How to Manage Your Money Better – 7 Tools to Help

At one point or another, learning how to manage your money better becomes a priority. Maybe you are getting ready to buy a house, or are just tired of living in perpetual debt. No matter the reason, when you’re asking how can I manage my money better there are plenty of resources out there to help.

Remember, even if you are well on your way to managing your money better, you will eventually hit a wall if you don’t create a budget. Read all about the most essential items to include when budgeting in “What to Include in a Budget – 10 Things You Can’t Live Without.”

The 7 Best Tools To Help You Manage Your Money Better

Remaining focused on your financial goals is the primary motivator you need to improve your financial situation. If you do not have any clear financial goals, be sure to make a list before getting started. Goals like getting out of debt, building towards retirement, or even just taking a vacation are all attainable.

Also, no matter what tools you use, start small and build your way towards better financial management gradually. Unless you are being threatened by bankruptcy, cutting too deeply, too quickly can actually set you back. With this in mind, here are seven ways to manage your money better.

  • AARP’s Credit Card Payoff Calculator. This useful tool shows you how long it will take to pay off your credit cards according to how much you are paying, and allows you to make adjustments to see how you can pay off those cards more quickly.
  •’s Mobile App. This app is an all in one budgeting tool, but one of its most useful features is that it can send you a notification anytime you exceed your budgeted spending in any one area, keeping you on track.
  • Annual Credit Report is the only site that provides the free credit reports you are entitled to under the Fair and Accurate Credit Transactions Act. Others like will try to charge you. Use Annual Credit Report to pull your free report from one of the bureaus quarterly.
  • CreditSesame. Credit Sesame offers free credit monitoring, credit use analysis, and your free credit score from Experian updated monthly. This is a great low cost option for credit monitoring, as long as you keep up with it regularly. The added bonus of advice on credit usage and money saving tips make it all the more worthwhile.
  • Have you ever wondered if you were really getting a competitive interest rate on your savings, CD, credit card, or even mortgage? helps you find the answer and compare deals from hundreds of US banks.
  • CNN Money’s Retirement Calculator. Planning for retirement is one of the most important series of decisions you will make. CNN Money’s Retirement Calculator is more comprehensive than most, and will help you determine what you need to do to get where you want to go.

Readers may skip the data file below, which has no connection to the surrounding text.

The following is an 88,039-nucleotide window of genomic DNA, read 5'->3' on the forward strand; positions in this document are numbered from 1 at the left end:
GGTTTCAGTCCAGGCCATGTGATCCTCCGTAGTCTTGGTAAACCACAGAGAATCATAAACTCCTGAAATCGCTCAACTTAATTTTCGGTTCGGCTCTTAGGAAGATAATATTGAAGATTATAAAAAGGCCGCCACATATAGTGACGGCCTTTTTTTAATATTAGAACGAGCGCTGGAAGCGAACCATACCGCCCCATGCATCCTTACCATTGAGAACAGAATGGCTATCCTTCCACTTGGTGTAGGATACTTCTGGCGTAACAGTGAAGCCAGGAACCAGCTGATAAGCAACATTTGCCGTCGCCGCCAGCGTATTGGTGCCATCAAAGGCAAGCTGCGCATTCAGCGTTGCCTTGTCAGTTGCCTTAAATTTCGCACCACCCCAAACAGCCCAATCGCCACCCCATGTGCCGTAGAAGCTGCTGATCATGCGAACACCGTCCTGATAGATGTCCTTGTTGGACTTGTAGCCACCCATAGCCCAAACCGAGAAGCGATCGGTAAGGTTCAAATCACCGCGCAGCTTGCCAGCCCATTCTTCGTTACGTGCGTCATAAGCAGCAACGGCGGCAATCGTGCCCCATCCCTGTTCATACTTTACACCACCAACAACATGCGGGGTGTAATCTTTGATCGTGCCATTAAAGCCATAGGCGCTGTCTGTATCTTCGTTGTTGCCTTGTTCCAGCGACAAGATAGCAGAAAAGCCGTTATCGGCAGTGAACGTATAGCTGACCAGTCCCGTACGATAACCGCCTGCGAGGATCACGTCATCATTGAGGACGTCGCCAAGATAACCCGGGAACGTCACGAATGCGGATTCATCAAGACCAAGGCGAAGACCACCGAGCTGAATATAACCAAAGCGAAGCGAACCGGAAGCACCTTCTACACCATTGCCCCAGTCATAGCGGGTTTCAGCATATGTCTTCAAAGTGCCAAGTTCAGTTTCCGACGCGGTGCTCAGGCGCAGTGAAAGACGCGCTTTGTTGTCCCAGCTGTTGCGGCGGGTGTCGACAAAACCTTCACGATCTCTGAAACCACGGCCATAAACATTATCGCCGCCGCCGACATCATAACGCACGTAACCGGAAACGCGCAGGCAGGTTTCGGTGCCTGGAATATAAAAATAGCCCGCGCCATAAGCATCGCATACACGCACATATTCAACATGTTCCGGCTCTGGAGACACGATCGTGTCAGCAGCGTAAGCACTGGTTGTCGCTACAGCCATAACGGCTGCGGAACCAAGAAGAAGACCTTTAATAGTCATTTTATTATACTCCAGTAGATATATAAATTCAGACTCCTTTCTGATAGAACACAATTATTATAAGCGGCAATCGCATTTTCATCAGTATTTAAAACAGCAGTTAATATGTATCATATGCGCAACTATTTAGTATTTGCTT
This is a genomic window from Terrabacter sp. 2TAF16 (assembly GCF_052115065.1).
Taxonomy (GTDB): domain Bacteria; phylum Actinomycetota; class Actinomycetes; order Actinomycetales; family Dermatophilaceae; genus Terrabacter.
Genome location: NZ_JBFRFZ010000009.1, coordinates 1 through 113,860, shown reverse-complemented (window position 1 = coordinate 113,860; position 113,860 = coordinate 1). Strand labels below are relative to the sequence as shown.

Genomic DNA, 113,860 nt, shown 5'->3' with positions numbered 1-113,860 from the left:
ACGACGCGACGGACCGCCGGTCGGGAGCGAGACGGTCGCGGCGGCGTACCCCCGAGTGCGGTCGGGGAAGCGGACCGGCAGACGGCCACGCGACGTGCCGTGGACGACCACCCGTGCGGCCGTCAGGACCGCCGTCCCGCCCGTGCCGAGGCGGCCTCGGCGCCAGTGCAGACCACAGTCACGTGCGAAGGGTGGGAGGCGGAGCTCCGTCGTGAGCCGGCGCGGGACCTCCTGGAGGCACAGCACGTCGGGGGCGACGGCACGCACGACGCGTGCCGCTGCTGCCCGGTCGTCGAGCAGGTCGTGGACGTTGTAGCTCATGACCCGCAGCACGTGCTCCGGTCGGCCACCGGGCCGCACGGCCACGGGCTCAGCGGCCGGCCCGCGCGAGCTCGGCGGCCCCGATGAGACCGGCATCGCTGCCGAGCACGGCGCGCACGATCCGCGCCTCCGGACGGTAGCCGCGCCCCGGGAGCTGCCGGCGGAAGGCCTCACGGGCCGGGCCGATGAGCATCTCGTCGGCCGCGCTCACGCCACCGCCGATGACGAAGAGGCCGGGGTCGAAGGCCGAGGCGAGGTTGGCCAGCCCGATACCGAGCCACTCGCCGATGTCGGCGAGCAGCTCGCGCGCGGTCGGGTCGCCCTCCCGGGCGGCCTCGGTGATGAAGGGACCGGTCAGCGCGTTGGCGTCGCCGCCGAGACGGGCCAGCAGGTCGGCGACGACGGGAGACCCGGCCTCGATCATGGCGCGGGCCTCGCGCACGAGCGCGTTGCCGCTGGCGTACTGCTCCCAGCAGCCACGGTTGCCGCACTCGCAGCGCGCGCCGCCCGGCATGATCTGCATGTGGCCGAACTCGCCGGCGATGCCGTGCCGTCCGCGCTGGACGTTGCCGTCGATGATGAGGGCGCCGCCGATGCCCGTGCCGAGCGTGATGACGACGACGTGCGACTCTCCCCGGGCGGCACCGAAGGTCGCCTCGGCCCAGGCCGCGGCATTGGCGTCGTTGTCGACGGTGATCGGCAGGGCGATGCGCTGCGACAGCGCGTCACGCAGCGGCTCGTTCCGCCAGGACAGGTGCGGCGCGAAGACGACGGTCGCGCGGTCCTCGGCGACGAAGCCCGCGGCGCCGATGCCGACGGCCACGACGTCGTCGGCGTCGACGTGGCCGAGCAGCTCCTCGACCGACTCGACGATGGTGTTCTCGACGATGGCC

• Direct deposit to savings. Splitting your weekly or biweekly direct deposit between your checking account and your savings account is an automatic way to save that usually won’t cost you any additional fees. Just be sure to set a reasonable amount to go to your savings account, or you will be withdrawing from savings to make ends meet.

Final Thoughts

No matter how financially comfortable you feel with these money management tools at your disposal, be wise when taking on significant amounts of debt, such as when purchasing a home. Major decisions like taking on a mortgage are fraught with pitfalls. Learn more about choosing the right mortgage in “10 Mortgage Mistakes and How to Avoid Them.”

If you are using or have used any of these seven tools that help you learn how to manage your money better, please share your opinions in the comments!

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  1. I set up an separate account a year ago that I transfer money into. I don’t use it and really don’t look at it often, but when I do, I’m always surprised at how fast it’s grown.

  2. That’s awesome Kim. I set up a savings account a few years back like this as well but what I do is put over a certain dollar amount of my paycheck towards savings thus paying myself first, and oh how does it grow. Thanks for the comment.

  3. That’s great Harry. My wife and I do something similar. I like it just for the pure fact I can budget my expense much more closely and see where I’m overspending in any areas.

  4. We’re big believers in automating our savings. It’s easy and you just set it and forget it so you never “feel” the money coming out. We’ve also used some of the other tools as well and they’re very useful.

  5. I totally agree with you when you automate your finances it not only keeps you on a financial schedule but like you said it takes a lot of the feeling out of making the payments. Thanks for the comment John.

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